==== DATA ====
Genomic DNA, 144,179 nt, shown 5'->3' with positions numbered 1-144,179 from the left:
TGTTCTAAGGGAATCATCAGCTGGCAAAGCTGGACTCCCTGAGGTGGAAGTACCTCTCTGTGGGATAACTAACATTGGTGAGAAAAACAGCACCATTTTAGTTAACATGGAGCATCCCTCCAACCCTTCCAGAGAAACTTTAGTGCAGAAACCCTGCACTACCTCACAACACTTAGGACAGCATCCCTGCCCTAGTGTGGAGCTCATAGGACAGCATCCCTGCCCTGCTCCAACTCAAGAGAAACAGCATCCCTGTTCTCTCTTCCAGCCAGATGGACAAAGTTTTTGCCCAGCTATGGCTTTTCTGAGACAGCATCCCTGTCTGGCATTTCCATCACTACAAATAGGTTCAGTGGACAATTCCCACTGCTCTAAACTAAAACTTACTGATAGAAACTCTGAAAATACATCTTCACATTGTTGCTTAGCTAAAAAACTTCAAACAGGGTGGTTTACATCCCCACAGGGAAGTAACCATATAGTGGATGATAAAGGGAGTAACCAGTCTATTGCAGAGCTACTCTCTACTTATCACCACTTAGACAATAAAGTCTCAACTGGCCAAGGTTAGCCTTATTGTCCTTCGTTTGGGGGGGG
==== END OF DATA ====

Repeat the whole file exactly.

Genomic DNA, 144,179 nt, shown 5'->3' with positions numbered 1-144,179 from the left:
TGTTCTAAGGGAATCATCAGCTGGCAAAGCTGGACTCCCTGAGGTGGAAGTACCTCTCTGTGGGATAACTAACATTGGTGAGAAAAACAGCACCATTTTAGTTAACATGGAGCATCCCTCCAACCCTTCCAGAGAAACTTTAGTGCAGAAACCCTGCACTACCTCACAACACTTAGGACAGCATCCCTGCCCTAGTGTGGAGCTCATAGGACAGCATCCCTGCCCTGCTCCAACTCAAGAGAAACAGCATCCCTGTTCTCTCTTCCAGCCAGATGGACAAAGTTTTTGCCCAGCTATGGCTTTTCTGAGACAGCATCCCTGTCTGGCATTTCCATCACTACAAATAGGTTCAGTGGACAATTCCCACTGCTCTAAACTAAAACTTACTGATAGAAACTCTGAAAATACATCTTCACATTGTTGCTTAGCTAAAAAACTTCAAACAGGGTGGTTTACATCCCCACAGGGAAGTAACCATATAGTGGATGATAAAGGGAGTAACCAGTCTATTGCAGAGCTACTCTCTACTTATCACCACTTAGACAATAAAGTCTCAACTGGCCAAGGTTAGCCTTATTGTCCTTCGTTTGGGGGGGG